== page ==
Maximally minimal stack trace standardization
fpizlo at apple.com
Mon Sep 29 09:06:26 PDT 2014
> On Sep 29, 2014, at 7:55 AM, John Lenz <concavelenz at gmail.com> wrote:
> On Sat, Sep 27, 2014 at 10:53 PM, Filip Pizlo <fpizlo at apple.com <mailto:fpizlo at apple.com>> wrote:
> I would also like to see this standardized. Comments inline.
> > On Sep 27, 2014, at 10:15 PM, John Lenz <concavelenz at gmail.com <mailto:concavelenz at gmail.com>> wrote:
> > I would like to get see stack traces standardized for ES7, to that end, I would like to define a minimal set of behaviors that would need to be defined:
> > * the "stack" property (a string)
> > * when the stack property is attached (at Error object creation or at throw)
> > * what happens when Error object that has been thrown, is thrown again (nothing)
> > * the stack trace in the face of tail recursion optimizations (skipped?)
> Is that really necessary? If so, can you say something about the motivation?
> You can do some tail recursion optimizations while preserving the stack trace. For example if you call yourself recursively and the JIT turns it into a loop, then all you need is the loop trip count to recover the original stack trace.
> I really have no idea what the behavior should be in the faces of optimized tail calls (which is must broader than simply self recursive methods that can be rewritten as a loop). I've seen various suggestions (a capped call history) but I'm curious how efficient functional languages deal with this.
The last time I used ML, which was admittedly a long time ago, the two main implementations (MLton and SML/NJ) simply didn’t have stack traces.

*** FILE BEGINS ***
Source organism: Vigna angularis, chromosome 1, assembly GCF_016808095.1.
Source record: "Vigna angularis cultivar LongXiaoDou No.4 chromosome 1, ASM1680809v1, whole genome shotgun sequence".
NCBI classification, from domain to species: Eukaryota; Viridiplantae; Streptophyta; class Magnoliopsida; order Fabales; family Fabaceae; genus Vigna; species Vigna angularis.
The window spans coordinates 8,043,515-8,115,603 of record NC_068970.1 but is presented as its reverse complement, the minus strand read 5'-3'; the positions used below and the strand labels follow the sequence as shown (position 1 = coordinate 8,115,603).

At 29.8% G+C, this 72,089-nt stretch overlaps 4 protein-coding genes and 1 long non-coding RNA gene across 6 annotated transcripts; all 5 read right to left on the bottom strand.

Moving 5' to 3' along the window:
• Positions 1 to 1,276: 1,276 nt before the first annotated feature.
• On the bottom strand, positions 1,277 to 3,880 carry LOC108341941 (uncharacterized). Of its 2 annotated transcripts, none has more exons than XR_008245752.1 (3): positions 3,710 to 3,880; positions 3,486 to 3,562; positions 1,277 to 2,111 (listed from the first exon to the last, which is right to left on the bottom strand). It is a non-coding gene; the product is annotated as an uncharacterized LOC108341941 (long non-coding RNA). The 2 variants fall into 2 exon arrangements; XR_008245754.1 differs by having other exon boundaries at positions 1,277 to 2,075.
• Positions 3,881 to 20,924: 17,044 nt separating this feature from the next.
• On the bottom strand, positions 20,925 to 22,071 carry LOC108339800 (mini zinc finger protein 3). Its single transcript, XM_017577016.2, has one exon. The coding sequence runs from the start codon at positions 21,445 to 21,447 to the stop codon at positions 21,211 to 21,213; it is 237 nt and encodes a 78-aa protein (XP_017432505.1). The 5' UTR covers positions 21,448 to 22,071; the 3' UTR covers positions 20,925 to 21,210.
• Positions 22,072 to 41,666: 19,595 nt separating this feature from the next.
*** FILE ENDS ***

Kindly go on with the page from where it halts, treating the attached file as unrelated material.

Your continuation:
> I haven't actually seen anything about tail recursion optimizations being implemented, have any of the VM actually tried or committed to implementing tail call optimizations?
We (JSC) haven’t. And we don’t plan to, because:
- We still need to be able to reconstruct the original stack for things like function.caller and function.arguments. We are trying to remove the latter but the former still lives.
- Debugging. Our inspector UI promises stack traces for breakpoints and whenever exceptions are thrown. We could make tail call optimizations work only when the inspector is not attached, but this would be weird. Tail call optimizations end up being a kind of semantic guarantee, since if they work you can write loops using tail calls. It would be weird if attaching the inspector suddenly made all of your tail calls turn into stack overflows. It’s actually better if the risk of stack overflow is equal regardless of whether the inspector is attached.
- JS is a great language; it actually lets you write an honest loop. You don’t *need* tail calls.
> > * the minimal information that a stack trace should contain (file, line, column)
> > * the format of the minimal information
> > * how additional information is added to the stack trace (named evals, etc)
> > Does this sound like a reasonable minimal set?
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